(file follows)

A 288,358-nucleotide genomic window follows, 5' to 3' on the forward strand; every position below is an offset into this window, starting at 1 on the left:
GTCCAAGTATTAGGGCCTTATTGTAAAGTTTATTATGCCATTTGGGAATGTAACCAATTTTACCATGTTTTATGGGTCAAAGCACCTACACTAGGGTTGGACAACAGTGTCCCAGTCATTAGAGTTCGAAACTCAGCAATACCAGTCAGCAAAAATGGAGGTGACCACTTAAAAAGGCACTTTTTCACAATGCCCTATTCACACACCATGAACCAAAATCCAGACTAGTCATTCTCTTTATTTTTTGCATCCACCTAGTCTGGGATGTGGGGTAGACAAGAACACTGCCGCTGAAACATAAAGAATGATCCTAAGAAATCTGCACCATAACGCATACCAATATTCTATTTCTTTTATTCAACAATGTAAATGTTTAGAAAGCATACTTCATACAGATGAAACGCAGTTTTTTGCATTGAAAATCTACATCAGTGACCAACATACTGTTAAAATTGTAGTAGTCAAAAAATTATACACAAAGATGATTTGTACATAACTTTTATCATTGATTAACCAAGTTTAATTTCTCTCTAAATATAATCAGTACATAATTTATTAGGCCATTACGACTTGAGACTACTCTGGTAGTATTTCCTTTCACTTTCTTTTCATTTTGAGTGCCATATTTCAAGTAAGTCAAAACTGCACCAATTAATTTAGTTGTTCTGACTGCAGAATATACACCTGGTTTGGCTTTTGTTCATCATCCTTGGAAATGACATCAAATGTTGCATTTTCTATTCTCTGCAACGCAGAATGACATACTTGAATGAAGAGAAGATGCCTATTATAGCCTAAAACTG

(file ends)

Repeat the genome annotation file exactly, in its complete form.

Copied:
A 288,358-nucleotide genomic window follows, 5' to 3' on the forward strand; every position below is an offset into this window, starting at 1 on the left:
GTCCAAGTATTAGGGCCTTATTGTAAAGTTTATTATGCCATTTGGGAATGTAACCAATTTTACCATGTTTTATGGGTCAAAGCACCTACACTAGGGTTGGACAACAGTGTCCCAGTCATTAGAGTTCGAAACTCAGCAATACCAGTCAGCAAAAATGGAGGTGACCACTTAAAAAGGCACTTTTTCACAATGCCCTATTCACACACCATGAACCAAAATCCAGACTAGTCATTCTCTTTATTTTTTGCATCCACCTAGTCTGGGATGTGGGGTAGACAAGAACACTGCCGCTGAAACATAAAGAATGATCCTAAGAAATCTGCACCATAACGCATACCAATATTCTATTTCTTTTATTCAACAATGTAAATGTTTAGAAAGCATACTTCATACAGATGAAACGCAGTTTTTTGCATTGAAAATCTACATCAGTGACCAACATACTGTTAAAATTGTAGTAGTCAAAAAATTATACACAAAGATGATTTGTACATAACTTTTATCATTGATTAACCAAGTTTAATTTCTCTCTAAATATAATCAGTACATAATTTATTAGGCCATTACGACTTGAGACTACTCTGGTAGTATTTCCTTTCACTTTCTTTTCATTTTGAGTGCCATATTTCAAGTAAGTCAAAACTGCACCAATTAATTTAGTTGTTCTGACTGCAGAATATACACCTGGTTTGGCTTTTGTTCATCATCCTTGGAAATGACATCAAATGTTGCATTTTCTATTCTCTGCAACGCAGAATGACATACTTGAATGAAGAGAAGATGCCTATTATAGCCTAAAACTG